5 Metrics to Know If a Stock Is Right for You

Before we start, you should know that none of the following metrics are useful as a single method of valuation; you may need to combine all of them to get a broader and better view of a stock’s worth.

You may also find it useful to compare them to competitors and to the market (indexes) to see how that particular industry and the economy overall are doing.

Read also: How does the stock market work?

Now, about those metrics…

1. Payout ratio

The dividend payout ratio is a percentage that shows much a company is paying out from their earnings to shareholders as a dividend.

Remember! There is no such thing as the perfect payout ratio, it really depends on the industry and on how the company is using its earnings.

For example, a higher payout ratio might reflect either poor management (a company is paying more than it’s earning) or that it’s an established company that is not reinvesting its earnings in order to grow further.

2. Dividend yield

It’s a percentage calculated by dividing the stock’s annual dividend by the stock’s price.

As with all valuation ratios, dividend yield must be used with caution. Stocks with very high dividend yields might seem like you’re getting a great deal, but these companies are often going through financial problems that have caused their stock price to plunge. It’s not unusual for companies in such situations to cut their dividend in order to save cash.

Read also: Use dividend yield to make wiser investment decisions

Additionally, the dividend yield is useless for companies that don’t pay a dividend — a group that includes many technology stocks, for instance.

3. Earnings per share (EPS)

This metric shows if a company is profitable for common shareholders. It’s calculated by taking the net income and dividing it by its number of common shares outstanding (in company’s financial statements, which can be found online).

It’s a useful measure when comparing two companies in the same industry, with the same number of shares outstanding. Oh, and yes, a higher EPS means better profitability.

However, keep in mind that this measure doesn’t tell you how — or how efficiently — the company spends its capital. Some companies take those earnings and reinvest them in the business. Others pay them out to shareholders in the form of dividends.

4. Price-to-earnings-to-growth (PEG) ratio

This measures the relationship between the P/E ratio and earnings growth. Let’s break it down…

The benchmark for the PEG ratio is 1. Stocks with a PEG under 1 are considered undervalued, since its price is low compared to the company’s expected earnings growth.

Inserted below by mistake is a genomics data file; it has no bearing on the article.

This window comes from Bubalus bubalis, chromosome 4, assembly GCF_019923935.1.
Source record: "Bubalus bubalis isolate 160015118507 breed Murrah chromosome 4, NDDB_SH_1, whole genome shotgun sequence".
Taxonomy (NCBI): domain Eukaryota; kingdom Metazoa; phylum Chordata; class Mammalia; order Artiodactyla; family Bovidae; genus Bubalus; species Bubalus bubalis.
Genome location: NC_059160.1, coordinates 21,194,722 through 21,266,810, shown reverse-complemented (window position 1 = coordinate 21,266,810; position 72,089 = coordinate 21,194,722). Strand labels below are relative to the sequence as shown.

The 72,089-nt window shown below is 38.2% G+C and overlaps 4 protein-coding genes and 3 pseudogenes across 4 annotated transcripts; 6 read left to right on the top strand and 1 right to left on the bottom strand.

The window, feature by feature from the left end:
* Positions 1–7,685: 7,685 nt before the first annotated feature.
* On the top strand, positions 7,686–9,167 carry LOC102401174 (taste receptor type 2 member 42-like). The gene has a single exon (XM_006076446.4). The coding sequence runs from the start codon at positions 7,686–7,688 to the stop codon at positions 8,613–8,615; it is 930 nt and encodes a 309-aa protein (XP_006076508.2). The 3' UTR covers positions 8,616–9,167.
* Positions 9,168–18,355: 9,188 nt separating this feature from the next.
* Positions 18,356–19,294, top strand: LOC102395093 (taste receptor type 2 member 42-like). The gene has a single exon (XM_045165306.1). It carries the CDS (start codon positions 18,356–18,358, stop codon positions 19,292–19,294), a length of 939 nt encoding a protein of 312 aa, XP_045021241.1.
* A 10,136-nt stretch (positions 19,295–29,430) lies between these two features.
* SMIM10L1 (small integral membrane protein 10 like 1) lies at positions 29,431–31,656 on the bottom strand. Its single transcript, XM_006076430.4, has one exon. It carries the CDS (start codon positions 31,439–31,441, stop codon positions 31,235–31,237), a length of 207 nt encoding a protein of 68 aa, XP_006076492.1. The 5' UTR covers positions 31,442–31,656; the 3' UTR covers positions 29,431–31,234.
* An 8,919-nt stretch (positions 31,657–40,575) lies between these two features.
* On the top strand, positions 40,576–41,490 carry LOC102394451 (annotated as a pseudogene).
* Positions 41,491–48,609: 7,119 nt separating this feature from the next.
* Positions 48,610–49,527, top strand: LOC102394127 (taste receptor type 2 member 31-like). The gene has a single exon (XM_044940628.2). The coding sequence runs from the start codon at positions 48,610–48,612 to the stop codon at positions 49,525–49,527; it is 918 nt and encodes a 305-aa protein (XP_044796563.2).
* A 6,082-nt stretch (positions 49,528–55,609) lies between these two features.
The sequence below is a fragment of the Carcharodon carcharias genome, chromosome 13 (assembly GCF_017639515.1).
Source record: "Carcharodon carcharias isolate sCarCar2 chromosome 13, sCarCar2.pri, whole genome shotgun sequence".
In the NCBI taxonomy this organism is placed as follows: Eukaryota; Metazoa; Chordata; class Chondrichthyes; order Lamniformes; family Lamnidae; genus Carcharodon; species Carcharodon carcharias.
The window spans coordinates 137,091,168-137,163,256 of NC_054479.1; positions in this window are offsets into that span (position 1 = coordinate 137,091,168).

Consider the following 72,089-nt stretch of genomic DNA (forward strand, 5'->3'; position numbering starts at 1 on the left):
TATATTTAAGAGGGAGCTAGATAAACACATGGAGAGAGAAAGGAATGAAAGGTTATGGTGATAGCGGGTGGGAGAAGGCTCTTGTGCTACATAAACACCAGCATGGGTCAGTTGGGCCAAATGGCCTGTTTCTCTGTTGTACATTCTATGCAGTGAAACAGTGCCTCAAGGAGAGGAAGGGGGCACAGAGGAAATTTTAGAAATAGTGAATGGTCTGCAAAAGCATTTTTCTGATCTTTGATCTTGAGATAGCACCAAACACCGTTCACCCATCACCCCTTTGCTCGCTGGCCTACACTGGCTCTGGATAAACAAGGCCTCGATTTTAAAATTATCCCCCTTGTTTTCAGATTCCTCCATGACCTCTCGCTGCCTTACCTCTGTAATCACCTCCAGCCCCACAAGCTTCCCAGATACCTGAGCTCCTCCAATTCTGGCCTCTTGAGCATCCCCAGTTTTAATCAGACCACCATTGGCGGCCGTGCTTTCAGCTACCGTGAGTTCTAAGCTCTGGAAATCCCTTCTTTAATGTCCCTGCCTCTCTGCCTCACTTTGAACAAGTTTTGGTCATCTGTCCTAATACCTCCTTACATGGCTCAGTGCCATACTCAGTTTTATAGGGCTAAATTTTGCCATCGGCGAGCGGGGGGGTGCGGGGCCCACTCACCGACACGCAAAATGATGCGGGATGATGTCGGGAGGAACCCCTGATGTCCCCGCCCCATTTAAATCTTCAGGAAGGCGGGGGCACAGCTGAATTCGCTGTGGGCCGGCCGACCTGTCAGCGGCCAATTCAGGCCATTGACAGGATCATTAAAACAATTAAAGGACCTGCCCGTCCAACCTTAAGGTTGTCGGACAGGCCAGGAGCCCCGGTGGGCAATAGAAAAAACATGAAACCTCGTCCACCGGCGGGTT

On the other hand, those with a PEG greater than 1 are considered overvalued since it might mean that investors are paying a higher share price today because they expect high growth in the future (this is the case with most technology stocks.)

5. P/E ratio

This measure of a stock’s value tells you how much investors are willing to pay to receive $1 of the company’s current earnings. It’s calculated by dividing a company’s current stock price by its earnings per share.

In general, a high P/E suggests that investors are expecting higher growth in the future. A low P/E might indicate that a company is currently undervalued or that its earnings are expected to remain stable.

This mispricing prompts investors to buy the stock before the market corrects it. And when it does, investors make a profit as a result of a higher stock price.

To determine if a P/E ratio is too high or too low, investors compare it to the P/E ratio of its peer stocks and of the industry. It’s also useful to compare it to the historical P/E ratio of the stock. If there is a major difference when measuring stocks against other factors (peer stocks, its past P/E ratio, industry, and even the market as a whole), you should always investigate why.

Now, you’re probably wondering how to work out the earnings per share to work out the P/E ratio. We’re one step ahead!

Phew, that’s a lot to take in, right?

Well, we recommend focusing on two just to get the hang of valuing stocks. Then when you feel confident, you can learn them all (that’s if you have nothing better to do!).

Warren Buffet says that you should invest in companies you understand, and if you can’t understand a company in 10 minutes you should move on to evaluate another.

So remember, invest in companies that you trust and understand to make investing enjoyable and easier.

Before you go out to start your investing journey, make sure to explore the articles on our FlexAcademy blog to discover the more useful investing tips.



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